I hope you have seen some of the great press related to the work of our organization in the news recently. Our virtual Tour of Historic Homes & Gardens on South Elm Street and Southside, our young adult-oriented horror flick, and the promotion of historically Black neighborhoods of Nocho Park, Clinton Hills, and Benbow Park to the National Register are great examples of the work we have accomplished in 2020.
Early this year, we were delighted to be awarded the Peter Brink Leadership Grant by the National Trust For Historic Preservation to help bring Nancy Finegood to Greensboro as a consultant to share her experience at our annual meeting. Through her community-building consultation, Nancy promoted the Living Trades Academy program that she initiated in Michigan to local funders and educators. Though COVID has redirected our short term focus, our long-term interests remain in assisting with job training in historic preservation.
As the rise of the pandemic refocused our work to fundraising, in May the organization benefited from the generosity of a member who challenged us to raise $10,000, in order to match her gift of the same amount. Our members rose to the challenge and not only did we successfully match the challenge, but we doubled our challenge to $20,000! In light of the losses to our regular income stream, our membership has stepped up in a meaningful way to assure that the organization continues to serve its mission to build thriving communities by protecting and renewing our historic and architectural treasures.
In June, Preservation Greensboro celebrated the first new publication related to Blandwood in over 40 years. Governor Morehead’s Blandwood: A History & Catalog includes text and color images that demonstrate the fascinating history of this 220-year-old house. From its early associations with New York architect Alexander Jackson Davis to the influential Morehead family and their tantalizing collection of furniture and art, this publication takes a fresh look using recent research and studies. The book, edited by Judith Cushman Hammer, includes a Preface by Robert Leath and essays by Catherine Bishir, Benjamin Briggs, and Judith Cushman Hammer. The book is available through Preservation Greensboro’s website.
Over the remainder of the summer, we began to plan our ambitious schedule of autumn events, with a primary focus on the Tour of Historic Homes & Gardens. Thanks to the continued commitment of our sponsors and the coordination of PGI Community Outreach Director Kathryn McDowell, the virtual tour came together nicely for its release on October 10th. The tour showcased South Elm Street and the Southside neighborhoods by featuring several loft conversions and Queen Anne houses if the 1880s and 1890s. The centerpiece of the Tour was the Magnolia House, a Green Book hotel site that hosted numerous Black celebrities and elite guests.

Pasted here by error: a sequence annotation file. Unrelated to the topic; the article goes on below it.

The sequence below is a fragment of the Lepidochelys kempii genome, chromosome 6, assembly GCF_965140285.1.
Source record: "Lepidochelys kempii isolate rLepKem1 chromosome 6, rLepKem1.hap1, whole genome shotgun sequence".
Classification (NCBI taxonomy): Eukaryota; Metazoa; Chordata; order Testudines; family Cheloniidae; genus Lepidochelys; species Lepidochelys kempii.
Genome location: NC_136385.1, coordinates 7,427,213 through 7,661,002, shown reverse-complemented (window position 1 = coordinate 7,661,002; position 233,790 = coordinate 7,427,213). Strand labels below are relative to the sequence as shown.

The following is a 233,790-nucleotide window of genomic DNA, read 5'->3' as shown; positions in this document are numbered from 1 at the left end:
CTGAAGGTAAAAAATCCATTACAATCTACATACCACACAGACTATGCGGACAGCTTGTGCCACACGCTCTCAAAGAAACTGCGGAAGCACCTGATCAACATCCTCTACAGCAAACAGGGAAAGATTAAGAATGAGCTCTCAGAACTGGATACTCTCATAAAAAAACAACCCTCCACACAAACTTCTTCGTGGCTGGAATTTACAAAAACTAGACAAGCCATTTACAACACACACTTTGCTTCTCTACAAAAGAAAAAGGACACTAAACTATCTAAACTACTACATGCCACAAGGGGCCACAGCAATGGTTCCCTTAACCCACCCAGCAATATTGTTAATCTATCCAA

Just as the tour was nearing its launch, we met Tiffany Luard, an intrepid and fearless media producer who coordinated local Triad-based film talent to create a short horror film in Blandwood entitled “Unrest.” The premise of the piece was a group of friends visits the museum with the understanding that it is a staged haunted house…but the ghosts and ghouls that greet them aren’t actors! The entire production was accomplished in just weeks by local talent and we hope it can be a Halloween tradition for Blandwood. Ghost stories are universal among global cultures, and now we have a little storyline of our own in Greensboro!
More than a decade ago, Preservation Greensboro staff and board began to look at East Greensboro neighborhoods such as Nocho Park, Clinton Hills, and Benbow Park as a remarkable treasure with important association with North Carolina’s Civil Rights Era contributions to the national and international movement of the 1950s and 1960s. Remarkably, these storylines of the Civil Rights Era are revealed in Modernist architecture created by Black architects and staff at nearby North Carolina Agricultural and Technical University. As a body of forward-looking work, these architectural touchstones in the form of houses and churches look forward to a progressive future of equity. Together, they represent an important benchmark in North Carolina history. Last year, PGI partnered with the City of Greensboro to inventory these examples of modern architecture in preparation for the option of applying for recognition to the National Register of Historic Places. In 2020, that initial survey was completed, and next steps are being planned in the form of oral history and documentation.
Preservation Greensboro is the only donor-supported organization dedicated to saving the Gate City’s historic and architectural treasures. Our staff, board, and volunteers have worked to preserve our historic buildings, neighborhoods, and landscapes. With your help we provide Greensboro with a unique sense of history and place and cultivate our city’s tradition of preservation, adaptive reuse, and renovation.
Thank you for your support in our local preservation movement.